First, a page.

An unapologetic plant geek shares advice and opinions on gardening, the contrived and the natural landscape, as well as occasional topics from the other side of the gate.

March 5, 2009

Tidewater Garden Symposium

Today I was able to attend the 21st annual Tidewater Garden Symposium, and I look forward to this event each spring. The Garden Clubs of Norfolk and Virginia Beach are co-sponsors, and the great thing about it is the outstanding caliber of speakers for an event that is not all that large. Over the years I have had a chance to hear many excellent speakers including Dan Hinkley, Pamela Harper, Tony Avent, Ken Druse, Brent and Becky Heath, Rick Darke and the Tylers of Pine Knot Farm. This year were no less outstanding.

The first speaker of the day was Ray Rogers who has worked at the Morris Arboretum, the American Horticulture Society's River Farm, has authored three books and has won over 338 blue ribbons at the Philadelphia Flower Show. One of the books he wrote was Coleus: Rainbow Foliage for Containers and Gardens, and this plant was his topic today. There was no leaf unturned in his talk. Coleus already happened to be one of my favorite annuals, and I plant them every year, this lecture just made my choice that much stronger.

The second speaker was J. Dean Norton who is the Director of Horticulture at Mt. Vernon. He took us through the history of the gardens and grounds at the famous home from their inception, redesign, decline and restoration. He detailed many aspects of his position and what is like to garden in the middle of archaeological treasure. I found his problems growing boxwood (no Virginia home of a certain age should be without some) and the care of the trees on the property to be the most interesting. Norton is also the current vice-president of the Southern Gardens Historical Society which I mentioned in January.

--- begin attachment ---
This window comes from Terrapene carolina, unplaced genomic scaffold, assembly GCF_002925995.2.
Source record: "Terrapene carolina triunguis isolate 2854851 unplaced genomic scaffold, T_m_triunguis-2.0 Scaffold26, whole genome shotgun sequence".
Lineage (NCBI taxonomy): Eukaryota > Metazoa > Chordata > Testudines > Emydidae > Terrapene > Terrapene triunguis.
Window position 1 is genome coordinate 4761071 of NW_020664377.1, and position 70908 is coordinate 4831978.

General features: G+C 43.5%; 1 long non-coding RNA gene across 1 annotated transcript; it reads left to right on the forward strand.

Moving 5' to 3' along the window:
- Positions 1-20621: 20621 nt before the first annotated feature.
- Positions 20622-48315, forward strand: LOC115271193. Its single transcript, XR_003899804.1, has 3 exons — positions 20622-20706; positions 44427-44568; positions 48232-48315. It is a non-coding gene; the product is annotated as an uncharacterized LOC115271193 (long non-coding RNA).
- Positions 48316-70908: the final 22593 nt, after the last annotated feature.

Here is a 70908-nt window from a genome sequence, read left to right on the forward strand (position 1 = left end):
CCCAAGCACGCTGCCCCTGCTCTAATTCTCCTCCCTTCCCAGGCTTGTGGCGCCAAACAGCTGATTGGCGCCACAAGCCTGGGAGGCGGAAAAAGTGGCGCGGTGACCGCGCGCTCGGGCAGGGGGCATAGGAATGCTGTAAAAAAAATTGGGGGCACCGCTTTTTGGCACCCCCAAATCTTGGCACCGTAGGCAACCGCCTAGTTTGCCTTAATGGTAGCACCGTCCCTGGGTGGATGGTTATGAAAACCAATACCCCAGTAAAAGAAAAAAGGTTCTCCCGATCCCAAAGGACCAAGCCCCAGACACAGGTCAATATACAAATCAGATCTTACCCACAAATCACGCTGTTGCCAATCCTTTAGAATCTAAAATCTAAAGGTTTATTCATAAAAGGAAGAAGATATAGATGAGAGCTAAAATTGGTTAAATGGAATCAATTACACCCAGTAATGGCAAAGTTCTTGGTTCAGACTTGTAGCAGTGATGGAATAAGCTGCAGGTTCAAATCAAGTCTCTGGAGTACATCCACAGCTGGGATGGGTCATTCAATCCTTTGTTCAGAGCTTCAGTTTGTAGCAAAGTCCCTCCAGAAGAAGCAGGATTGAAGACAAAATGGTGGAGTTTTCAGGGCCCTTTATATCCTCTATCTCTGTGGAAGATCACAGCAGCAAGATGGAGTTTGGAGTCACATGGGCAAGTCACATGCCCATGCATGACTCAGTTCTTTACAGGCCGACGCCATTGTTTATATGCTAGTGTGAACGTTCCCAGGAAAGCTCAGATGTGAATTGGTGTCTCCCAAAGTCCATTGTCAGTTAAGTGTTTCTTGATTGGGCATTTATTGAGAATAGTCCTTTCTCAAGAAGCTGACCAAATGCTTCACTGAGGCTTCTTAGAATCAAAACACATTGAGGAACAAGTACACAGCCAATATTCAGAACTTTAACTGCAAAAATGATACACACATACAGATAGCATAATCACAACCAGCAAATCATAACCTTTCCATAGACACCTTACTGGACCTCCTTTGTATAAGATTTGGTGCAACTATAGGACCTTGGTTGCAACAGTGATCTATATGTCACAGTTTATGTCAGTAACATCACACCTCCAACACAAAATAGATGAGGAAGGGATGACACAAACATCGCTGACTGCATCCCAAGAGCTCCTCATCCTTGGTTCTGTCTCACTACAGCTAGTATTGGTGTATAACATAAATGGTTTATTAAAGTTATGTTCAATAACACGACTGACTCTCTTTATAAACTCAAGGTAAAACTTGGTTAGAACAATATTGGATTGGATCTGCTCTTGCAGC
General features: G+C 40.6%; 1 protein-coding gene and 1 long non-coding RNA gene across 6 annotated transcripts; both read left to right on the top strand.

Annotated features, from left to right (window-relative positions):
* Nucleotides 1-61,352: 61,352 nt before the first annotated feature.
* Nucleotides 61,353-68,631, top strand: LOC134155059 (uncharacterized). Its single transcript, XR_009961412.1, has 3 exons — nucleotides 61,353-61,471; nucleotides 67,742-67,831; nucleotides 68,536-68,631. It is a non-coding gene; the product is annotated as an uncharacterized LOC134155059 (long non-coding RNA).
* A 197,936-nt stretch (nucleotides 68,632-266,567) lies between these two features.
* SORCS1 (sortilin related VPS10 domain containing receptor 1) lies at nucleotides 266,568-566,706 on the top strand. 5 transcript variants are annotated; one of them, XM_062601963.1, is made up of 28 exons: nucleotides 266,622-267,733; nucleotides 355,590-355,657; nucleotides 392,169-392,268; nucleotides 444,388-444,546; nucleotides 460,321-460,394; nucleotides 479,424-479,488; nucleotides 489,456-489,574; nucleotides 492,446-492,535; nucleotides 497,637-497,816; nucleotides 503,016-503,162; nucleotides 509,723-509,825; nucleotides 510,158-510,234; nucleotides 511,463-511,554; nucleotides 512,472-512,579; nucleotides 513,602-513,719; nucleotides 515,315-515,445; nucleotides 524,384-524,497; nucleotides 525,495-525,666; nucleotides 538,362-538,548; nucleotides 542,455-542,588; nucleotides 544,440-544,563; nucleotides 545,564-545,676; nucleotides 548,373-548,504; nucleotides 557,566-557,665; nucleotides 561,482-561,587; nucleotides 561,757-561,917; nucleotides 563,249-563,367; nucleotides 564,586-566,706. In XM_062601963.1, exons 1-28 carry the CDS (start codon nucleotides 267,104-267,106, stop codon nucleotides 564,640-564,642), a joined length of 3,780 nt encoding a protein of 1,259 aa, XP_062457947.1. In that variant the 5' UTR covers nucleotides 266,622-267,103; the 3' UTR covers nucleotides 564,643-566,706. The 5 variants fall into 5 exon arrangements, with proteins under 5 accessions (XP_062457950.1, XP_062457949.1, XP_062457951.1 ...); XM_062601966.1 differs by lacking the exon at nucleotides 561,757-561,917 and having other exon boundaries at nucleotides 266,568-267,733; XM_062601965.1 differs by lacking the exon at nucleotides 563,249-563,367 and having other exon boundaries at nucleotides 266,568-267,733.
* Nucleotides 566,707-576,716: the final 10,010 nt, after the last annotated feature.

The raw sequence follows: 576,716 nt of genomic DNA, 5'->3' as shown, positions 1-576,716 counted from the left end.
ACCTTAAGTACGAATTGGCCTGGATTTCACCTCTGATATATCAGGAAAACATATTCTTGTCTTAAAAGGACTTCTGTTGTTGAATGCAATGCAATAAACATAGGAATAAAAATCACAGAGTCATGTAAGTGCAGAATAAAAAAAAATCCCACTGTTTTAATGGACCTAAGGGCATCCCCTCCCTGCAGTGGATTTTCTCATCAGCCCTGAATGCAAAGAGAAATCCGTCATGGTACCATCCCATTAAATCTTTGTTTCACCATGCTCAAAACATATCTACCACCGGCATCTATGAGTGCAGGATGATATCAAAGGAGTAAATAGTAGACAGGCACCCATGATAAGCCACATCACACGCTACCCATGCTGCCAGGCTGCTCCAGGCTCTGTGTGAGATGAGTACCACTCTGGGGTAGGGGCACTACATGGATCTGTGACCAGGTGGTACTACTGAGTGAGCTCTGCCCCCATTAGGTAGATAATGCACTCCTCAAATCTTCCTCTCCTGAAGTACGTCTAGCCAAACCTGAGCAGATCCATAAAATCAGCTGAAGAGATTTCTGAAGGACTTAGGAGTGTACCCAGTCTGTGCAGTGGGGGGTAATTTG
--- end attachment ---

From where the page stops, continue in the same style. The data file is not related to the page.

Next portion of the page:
The next speaker was Paul Cappiello who is the Executive Director of Yew Dell Gardens in Kentucky. He has also co-authored with Don Shadow a major book on the genus Cornus entitled Dogwoods. Not surprisingly we got to see some new Dogwoods, most of which are Anthracnose and mildew resistant, but they are also gorgeous. I will be looking to carry some of these at the garden center as soon as they are available, particularly the C. kousa cultivar 'Greensleeves'. We also got a nice armchair tour of Yew Dell. After lunch the final speaker was David L. Culp who has been featured in many garden magazines and has also been an instructor at Longwood. We were treated to 3 trays of slides showing plants for the winter garden, and I could have sat through more. I have never been a huge fan of the Red Twig Dogwoods, maybe because I have never seen them so effectively used as he showed. I know that Hellebores have been showing up on a lot of blogs recently, but if you are not sated yet, you may want to visit his Hellebore Gallery to see some very unusual forms.